Today is the anniversary of the Battle of Mutina (Modena). Although Aulus Hirtius in theory won the battle, he was also killed in it - which makes it a bit of a Pyrrhic victory. The source is Appian III, 49 ff
As with so many of the Civil Wars, it's a little difficult to work out who had sided with whom, or why. Aulus Hirtius was in charge of the official army on behalf of the Senate, and that is why he had Octavian, Julius Caeasar's adopted son, fighting with him. He was fighting Anthony, the rebel, except that ... Hirtius and his fellow consul of 43 BC Gaius Vibius Pansa Caetronianus were supporting Brutus, who had been Caesar's murderer, but who was the legal governor of Cisalpine Gaul.
After Mutina Octavian took over Hirtius' army and took on Anthony as a commander in his own right. Having been adopted by Caesar had been his stepping stone, but Mutina would give his legions to wield, and in turn led to the formation of the Second Triumvirate on the 26th November 43 BC.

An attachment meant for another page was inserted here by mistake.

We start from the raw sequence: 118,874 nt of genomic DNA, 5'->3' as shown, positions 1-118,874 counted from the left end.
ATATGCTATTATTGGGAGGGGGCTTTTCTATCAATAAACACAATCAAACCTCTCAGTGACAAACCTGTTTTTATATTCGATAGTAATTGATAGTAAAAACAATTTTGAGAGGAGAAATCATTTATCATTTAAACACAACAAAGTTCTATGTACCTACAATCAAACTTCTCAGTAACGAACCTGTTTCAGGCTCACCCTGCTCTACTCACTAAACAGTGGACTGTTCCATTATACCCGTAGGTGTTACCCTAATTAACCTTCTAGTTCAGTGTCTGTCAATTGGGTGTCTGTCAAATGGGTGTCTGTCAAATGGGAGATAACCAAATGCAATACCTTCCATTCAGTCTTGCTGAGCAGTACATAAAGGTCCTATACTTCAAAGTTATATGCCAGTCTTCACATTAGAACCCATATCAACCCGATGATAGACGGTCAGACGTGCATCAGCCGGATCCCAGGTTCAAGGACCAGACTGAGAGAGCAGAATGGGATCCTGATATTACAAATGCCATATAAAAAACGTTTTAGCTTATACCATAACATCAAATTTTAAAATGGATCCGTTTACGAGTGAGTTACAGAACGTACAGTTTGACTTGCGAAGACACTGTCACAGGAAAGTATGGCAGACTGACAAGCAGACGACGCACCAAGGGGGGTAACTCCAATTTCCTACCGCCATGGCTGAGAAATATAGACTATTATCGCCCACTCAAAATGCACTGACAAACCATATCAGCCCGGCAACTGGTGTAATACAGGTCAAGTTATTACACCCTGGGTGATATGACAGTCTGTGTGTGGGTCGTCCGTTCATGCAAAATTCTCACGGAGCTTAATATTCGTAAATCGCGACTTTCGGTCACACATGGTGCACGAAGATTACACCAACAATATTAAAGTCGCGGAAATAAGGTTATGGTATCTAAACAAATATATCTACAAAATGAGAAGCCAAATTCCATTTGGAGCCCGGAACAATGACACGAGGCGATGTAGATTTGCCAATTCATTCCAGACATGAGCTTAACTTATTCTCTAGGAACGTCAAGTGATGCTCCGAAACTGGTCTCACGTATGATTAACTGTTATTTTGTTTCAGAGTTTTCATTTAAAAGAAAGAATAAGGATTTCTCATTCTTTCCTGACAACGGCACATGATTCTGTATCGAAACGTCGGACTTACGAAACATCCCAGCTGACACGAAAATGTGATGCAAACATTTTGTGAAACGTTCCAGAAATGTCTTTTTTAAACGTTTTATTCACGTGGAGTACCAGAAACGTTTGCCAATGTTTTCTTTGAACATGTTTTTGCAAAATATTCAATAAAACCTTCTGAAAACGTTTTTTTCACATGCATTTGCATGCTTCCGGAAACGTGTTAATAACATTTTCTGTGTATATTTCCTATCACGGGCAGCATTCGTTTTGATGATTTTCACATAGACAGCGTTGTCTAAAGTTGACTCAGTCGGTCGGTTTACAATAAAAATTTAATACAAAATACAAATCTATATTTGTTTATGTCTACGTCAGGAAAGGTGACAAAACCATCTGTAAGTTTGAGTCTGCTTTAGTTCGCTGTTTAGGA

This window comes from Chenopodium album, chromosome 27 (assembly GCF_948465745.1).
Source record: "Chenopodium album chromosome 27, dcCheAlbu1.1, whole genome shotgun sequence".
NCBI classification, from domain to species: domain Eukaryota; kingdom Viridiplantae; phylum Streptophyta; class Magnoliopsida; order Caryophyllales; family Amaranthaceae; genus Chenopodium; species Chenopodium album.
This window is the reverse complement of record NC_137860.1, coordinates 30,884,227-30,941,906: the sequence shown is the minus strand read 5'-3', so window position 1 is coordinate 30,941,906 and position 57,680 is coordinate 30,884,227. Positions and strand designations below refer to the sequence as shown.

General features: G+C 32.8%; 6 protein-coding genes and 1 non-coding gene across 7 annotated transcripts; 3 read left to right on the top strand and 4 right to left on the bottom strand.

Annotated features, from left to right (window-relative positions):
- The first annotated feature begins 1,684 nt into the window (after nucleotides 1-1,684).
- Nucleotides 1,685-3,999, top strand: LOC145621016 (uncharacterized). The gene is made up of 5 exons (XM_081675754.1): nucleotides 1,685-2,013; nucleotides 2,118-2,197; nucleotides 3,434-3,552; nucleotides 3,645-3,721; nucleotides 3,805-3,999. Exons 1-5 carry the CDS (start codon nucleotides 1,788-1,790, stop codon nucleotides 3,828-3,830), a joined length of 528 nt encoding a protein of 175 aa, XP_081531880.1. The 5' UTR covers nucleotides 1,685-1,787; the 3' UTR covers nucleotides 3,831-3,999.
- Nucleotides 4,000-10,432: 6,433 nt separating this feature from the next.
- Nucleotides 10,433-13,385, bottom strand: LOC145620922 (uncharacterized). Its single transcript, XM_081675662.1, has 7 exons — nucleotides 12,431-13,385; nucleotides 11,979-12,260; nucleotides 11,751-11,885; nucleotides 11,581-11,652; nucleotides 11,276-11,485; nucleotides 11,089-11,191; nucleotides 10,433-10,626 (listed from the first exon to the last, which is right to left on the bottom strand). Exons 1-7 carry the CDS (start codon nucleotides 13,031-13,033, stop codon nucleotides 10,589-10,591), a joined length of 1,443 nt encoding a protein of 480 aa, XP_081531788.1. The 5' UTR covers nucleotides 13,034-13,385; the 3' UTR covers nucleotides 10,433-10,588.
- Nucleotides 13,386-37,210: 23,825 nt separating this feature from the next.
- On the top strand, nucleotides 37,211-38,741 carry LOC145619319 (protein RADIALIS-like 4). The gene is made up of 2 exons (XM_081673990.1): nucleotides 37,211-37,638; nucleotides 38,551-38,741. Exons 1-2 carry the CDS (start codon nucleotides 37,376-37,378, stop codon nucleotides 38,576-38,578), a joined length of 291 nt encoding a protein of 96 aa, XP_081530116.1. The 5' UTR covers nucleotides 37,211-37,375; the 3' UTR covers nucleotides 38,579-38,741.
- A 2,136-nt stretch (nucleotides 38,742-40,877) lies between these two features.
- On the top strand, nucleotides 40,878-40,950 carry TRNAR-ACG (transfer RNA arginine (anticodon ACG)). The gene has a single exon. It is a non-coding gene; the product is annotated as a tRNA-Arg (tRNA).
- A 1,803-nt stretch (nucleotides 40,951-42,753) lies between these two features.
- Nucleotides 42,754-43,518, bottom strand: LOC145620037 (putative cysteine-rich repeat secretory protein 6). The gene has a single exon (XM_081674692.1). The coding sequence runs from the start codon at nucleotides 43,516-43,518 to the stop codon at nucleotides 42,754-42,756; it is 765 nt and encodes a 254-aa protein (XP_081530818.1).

Marriages were often made to cement such alliances, and this one resulted in the union of Octavian and Clodia Puchra. Clodia (or Claudia) was the daughter of Anthony's wife Fulvia.
Fulvia may or may not be depicted on a series of coins, such as the one on the left.
We do know that she did not take kindly to Octavian returning Clodia 'intact' in 41 BC and asking for a divorce. Fulvia, along with her brother-in-law Lucius Antonius, raised eight legions and briefly started a civil war known as the Perusine War because it ended around Perugia. Fulvia and her army briefly captured the city of Rome itself in 41. The source is Appian V, 32 ff.
Aulus Hirtius tends to be overlooked in military history, but he wrote extensively on military history. He had been a legate of Caesar's and added the eighth book to his Commentarii de Bello Gallico. He may be the author, or at least the editor, of De Bello Alexandrino, De Bello Africo and De Bello Hispaniensis, works usually ascribed to Caesar since they document his wars. His letters to Cicero are now lost.